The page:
“Mindfulness has the capacity to change the world from the inside out, one person at a time”. Joseph Goldstein

People are getting more and more interested in the science backed topic of Mindfulness as a pathway to a better quality of life. Now it’s being taught in the European Parliament, in various Health Services, in schools and in prisons – as well as being offered by large organisations such as Google.
Research has found Mindfulness to be effective in reducing stress, improving sleep, increasing resilience and in developing emotional intelligence. It appears to be at least as good as medication for the treatment of clinical level depression. And it has been shown to lower the risk of hypertension together with lowering the risk of cardiovascular disease.

The good news is that you can learn how to practise Mindfulness through good self -help books, by attending a course run by a properly trained teacher or by attending a suitably qualified therapist.
So what is Mindfulness?

Ever noticed when you’re doing something familiar and repetitive like doing housework or washing the car that your mind is miles away thinking of other things? Ever taken a journey and not remembered anything about it on reaching your destination? You’re not focusing on your current task and experience – you’re running on autopilot!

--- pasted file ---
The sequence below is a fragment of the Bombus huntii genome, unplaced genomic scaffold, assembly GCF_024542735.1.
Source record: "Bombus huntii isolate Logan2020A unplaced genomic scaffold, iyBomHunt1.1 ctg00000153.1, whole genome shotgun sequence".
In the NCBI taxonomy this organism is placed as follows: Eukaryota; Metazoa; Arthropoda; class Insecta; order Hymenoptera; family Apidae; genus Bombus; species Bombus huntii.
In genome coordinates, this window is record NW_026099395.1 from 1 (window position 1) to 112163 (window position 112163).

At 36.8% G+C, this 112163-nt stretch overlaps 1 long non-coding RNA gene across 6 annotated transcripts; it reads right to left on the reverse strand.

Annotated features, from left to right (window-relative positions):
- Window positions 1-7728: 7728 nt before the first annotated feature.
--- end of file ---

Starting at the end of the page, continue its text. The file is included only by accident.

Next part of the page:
Mindfulness offers us a way of freeing ourselves from automatic and unhelpful ways of thinking and responding. We are human beings, not human doings and Mindfulness helps us experience what is happening in the here and now – in thought, body and feelings.

Many philosophical and religious traditions teach that happiness is to be found by living in the moment – mindfulness practitioners are trained to resist mind wandering and to try to remain in the “here and now”.
Usually we spend too much time thinking about the past “why didn’t I?” or the future “if only I …” and when we do this regretting or projecting we miss out on the most important thing in our lives -what’s happening right now !
By paying close attention to what is happening now, moment by moment, mindfulness practise begins to create a distance between us and our habitual thought patterns. This allows us to be present in each fresh moment and it improves the quality of our lives significantly.

Regular mindfulness practise could increase your sense of wellbeing, improve sleep and bring about a fresh zest for life. People also report that they experience increased levels of acceptance and feel quite a lot calmer about matters that used to make them angry or anxious.

As a psychotherapist I am often surprised at how using mindfulness interventions can quickly and significantly help clients to calm down, reduce anxiety and to get a clearer perspective on issues. Most clients say that they experience major changes and benefits through mindfulness practise. Oh – and it can even help to make mundane tasks like housework and dish washing enjoyable.

Perhaps you’ll consider giving it a try?